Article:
Security is a major concern when designing any API. In this video, learn the difference between transport and application security, and explore the security best practices you should follow.
- [Narrator] Security is a major concern for any application or API today and it's crucial to consider security early on in the development of your API. It's much easier to design security in from the beginning rather than trying to bolt it on at the end. There are two major types of security you'll need to consider. The first is transport security, which means keeping the connection between the client and the server secure. The second is application security, which covers things like authentication and making sure that users are authorized to perform certain actions in your system.
We'll examine transport security in the Landon Hotel API first. Later, we'll round out the security story by adding application security in the form of authentication and authorization. There are a few elements of transport security we can add to the API. The first and foremost is HTTPS. ASP.NET Core uses HTTPS by default, which means clients will be able to connect to the API with an encrypted connection. The default behavior in ASP.NET Core is to redirect any HTTP traffic to HTTPS.
We can take this a step further by forcibly rejecting any unencrypted connection attempts instead of redirecting. This is more secure because it prevents clients from accidentally leaking information if they mistakingly connect over HTTP instead of HTTPS. ASP.NET Core applications typically run on the Kestrel web server, and Kestrel can either be deployed directly to the public internet or in combination with a reverse proxy like IIS or NGINX. Installing a certificate and configuring HTTPS is done at the reverse proxy layer if you're using one, or as part of Kestrel's configuration.
The API template you used to create the initial project already configured IIS Express as the reverse proxy with a local development certificate so you can use HTTPS on your dev machine. Rejecting unencrypted HTTP requests should also be done at the reverse proxy layer, if possible. I'll show you how to add additional enforcement at the application level as well. One other aspect of transport security worth discussing is the HTTP Strict Transport Security header, or HSTS. The HSTS header is returned by your server and instructs web browsers to prevent the user from accidentally connecting over HTTP.
Once browsers see the header return from a given site, they will refuse to connect unless the connection is HTTPS. If your API clients include browsers, you could consider returning this header. However, if you've already followed the recommendation of rejecting all HTTP requests in the first place, the value of returning the HSTS header is probably marginal. In a single-page app scenario where a browser makes request to your API, you can further restrict outgoing requests with the proper Content Security Policy on the site. That being said, ASP.NET Core projects come with HSTS on by default and leaving it on isn't likely to hurt anything as long as you're aware of it.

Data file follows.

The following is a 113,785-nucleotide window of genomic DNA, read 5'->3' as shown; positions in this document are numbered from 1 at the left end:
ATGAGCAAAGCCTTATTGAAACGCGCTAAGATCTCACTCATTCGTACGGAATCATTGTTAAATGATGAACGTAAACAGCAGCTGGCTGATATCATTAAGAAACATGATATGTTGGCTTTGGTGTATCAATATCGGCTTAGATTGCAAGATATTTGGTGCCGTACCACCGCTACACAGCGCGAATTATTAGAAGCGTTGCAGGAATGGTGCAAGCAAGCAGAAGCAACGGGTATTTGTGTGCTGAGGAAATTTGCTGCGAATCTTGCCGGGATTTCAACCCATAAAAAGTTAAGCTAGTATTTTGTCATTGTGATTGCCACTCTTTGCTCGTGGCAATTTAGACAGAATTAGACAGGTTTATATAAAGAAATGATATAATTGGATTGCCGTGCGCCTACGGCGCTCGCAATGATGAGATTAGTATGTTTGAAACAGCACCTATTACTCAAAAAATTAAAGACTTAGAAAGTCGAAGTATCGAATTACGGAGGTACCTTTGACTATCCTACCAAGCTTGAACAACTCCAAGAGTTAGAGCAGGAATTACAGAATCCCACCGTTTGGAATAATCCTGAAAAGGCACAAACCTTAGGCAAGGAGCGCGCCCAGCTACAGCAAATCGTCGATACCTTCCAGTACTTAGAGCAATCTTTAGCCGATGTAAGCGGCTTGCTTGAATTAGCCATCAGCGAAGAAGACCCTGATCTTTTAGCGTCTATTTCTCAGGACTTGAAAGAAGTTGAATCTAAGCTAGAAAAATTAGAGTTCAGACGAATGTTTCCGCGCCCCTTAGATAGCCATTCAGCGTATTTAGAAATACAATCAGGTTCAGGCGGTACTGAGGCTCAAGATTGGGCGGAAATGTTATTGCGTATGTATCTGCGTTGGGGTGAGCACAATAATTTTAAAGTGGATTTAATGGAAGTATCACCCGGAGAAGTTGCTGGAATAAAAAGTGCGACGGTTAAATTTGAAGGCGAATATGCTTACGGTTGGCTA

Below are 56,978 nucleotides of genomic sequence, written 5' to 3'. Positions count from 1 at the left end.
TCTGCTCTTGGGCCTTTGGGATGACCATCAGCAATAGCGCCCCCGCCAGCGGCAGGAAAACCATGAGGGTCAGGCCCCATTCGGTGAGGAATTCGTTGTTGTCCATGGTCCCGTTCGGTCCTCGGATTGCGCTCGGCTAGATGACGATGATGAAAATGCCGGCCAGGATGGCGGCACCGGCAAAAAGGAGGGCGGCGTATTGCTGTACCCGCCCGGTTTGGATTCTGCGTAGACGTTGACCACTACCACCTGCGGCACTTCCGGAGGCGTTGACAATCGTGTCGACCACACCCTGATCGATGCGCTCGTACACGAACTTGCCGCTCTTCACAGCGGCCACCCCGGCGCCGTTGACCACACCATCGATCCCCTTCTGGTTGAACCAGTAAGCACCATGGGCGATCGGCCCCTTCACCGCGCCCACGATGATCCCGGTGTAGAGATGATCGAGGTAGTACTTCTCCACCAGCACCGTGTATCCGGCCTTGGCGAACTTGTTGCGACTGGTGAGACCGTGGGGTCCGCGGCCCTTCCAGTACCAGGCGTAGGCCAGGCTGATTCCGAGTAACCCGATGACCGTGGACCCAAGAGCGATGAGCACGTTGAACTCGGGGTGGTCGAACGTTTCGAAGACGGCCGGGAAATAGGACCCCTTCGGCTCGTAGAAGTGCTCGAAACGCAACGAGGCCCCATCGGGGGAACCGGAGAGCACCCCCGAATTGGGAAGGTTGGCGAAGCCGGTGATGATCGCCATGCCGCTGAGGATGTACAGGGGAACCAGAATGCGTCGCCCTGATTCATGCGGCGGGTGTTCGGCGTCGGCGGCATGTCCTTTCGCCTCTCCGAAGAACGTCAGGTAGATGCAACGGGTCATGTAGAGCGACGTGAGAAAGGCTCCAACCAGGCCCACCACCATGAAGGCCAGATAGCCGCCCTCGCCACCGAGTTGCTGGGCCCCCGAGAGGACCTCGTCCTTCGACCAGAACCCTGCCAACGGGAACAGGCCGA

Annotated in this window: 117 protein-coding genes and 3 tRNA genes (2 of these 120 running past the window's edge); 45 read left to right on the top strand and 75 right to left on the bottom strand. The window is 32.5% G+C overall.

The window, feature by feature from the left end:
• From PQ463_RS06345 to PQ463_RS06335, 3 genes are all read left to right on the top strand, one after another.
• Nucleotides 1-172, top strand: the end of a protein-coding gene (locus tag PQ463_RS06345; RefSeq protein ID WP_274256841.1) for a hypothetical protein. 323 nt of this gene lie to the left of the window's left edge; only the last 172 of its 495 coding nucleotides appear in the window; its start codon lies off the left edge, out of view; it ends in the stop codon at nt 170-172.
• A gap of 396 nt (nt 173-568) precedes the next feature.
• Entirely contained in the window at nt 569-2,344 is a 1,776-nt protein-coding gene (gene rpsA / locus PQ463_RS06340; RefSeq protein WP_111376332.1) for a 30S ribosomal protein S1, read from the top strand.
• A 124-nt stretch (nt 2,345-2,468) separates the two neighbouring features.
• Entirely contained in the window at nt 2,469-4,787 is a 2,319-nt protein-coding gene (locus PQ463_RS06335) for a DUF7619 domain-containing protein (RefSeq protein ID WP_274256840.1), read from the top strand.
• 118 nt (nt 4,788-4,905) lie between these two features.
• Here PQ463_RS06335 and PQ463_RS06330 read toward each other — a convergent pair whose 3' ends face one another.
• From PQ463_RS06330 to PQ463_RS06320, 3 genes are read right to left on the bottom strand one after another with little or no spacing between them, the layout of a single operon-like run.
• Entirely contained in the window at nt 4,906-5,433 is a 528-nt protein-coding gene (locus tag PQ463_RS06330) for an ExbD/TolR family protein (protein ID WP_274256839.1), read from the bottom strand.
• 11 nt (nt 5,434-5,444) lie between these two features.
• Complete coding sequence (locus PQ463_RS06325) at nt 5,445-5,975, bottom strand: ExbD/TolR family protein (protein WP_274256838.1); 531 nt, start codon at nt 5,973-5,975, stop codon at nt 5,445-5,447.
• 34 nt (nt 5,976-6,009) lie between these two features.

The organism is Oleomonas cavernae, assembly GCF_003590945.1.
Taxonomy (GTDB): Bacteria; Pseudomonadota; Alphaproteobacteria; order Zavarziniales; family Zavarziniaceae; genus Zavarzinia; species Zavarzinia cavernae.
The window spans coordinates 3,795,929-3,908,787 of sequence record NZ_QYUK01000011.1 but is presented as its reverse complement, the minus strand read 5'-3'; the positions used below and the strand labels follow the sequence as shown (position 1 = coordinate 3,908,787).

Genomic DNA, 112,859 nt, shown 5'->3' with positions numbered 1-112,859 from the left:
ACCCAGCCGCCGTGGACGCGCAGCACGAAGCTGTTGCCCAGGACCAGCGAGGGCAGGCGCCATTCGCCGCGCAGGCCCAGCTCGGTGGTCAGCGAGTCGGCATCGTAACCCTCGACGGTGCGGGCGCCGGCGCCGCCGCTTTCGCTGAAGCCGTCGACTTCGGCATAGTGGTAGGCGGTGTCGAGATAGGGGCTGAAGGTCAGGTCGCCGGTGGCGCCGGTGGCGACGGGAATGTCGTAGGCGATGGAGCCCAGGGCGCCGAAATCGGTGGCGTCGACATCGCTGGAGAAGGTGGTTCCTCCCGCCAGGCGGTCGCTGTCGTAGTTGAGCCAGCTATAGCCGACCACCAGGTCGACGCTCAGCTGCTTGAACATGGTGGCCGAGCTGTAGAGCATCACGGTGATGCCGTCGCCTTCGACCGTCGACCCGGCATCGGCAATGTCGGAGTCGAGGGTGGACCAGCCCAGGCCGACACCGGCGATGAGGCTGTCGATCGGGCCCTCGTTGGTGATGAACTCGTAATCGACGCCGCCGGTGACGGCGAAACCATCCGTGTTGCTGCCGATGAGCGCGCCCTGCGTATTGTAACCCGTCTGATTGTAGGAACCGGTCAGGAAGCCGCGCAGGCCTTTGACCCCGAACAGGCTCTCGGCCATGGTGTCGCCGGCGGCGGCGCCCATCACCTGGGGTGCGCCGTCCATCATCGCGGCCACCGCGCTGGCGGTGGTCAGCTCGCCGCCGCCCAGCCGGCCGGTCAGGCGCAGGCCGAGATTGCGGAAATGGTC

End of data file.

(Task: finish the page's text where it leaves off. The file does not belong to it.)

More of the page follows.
In the default template, the use HSTS middleware is turned on by default if you're running in a production environment. This helps make sure that you don't accidentally tell your browser to require HTTPS for local paths like local host. Next, I'll take a look at the other default transport security settings in ASP.NET Core and show you how to lock them down even further.
- What is RESTful design?
- Building a new API with ASP.NET Core
- Using HTTP methods
- Returning JSON
- Creating RESTful routing with templates
- Securing RESTful APIs with HTTPS
- Representing resources
- Representing links
- Representing collections
- Sorting and searching collections
- Building forms
- Adding caching to an ASP.NET Core API
- Configuring user authentication and authorization
Skill Level Intermediate
1. REST API Concepts
2. Build a Basic API
3. Versioning and Errors
4. Secure the API
5. Represent Resources
6. Represent Links
7. Represent Collections
Add pagination7m 37s
8. Sorting Collections
9. Searching Collections
10. Forms and Modifying Data
11. Caching and Compression
12. Authentication and Authorization
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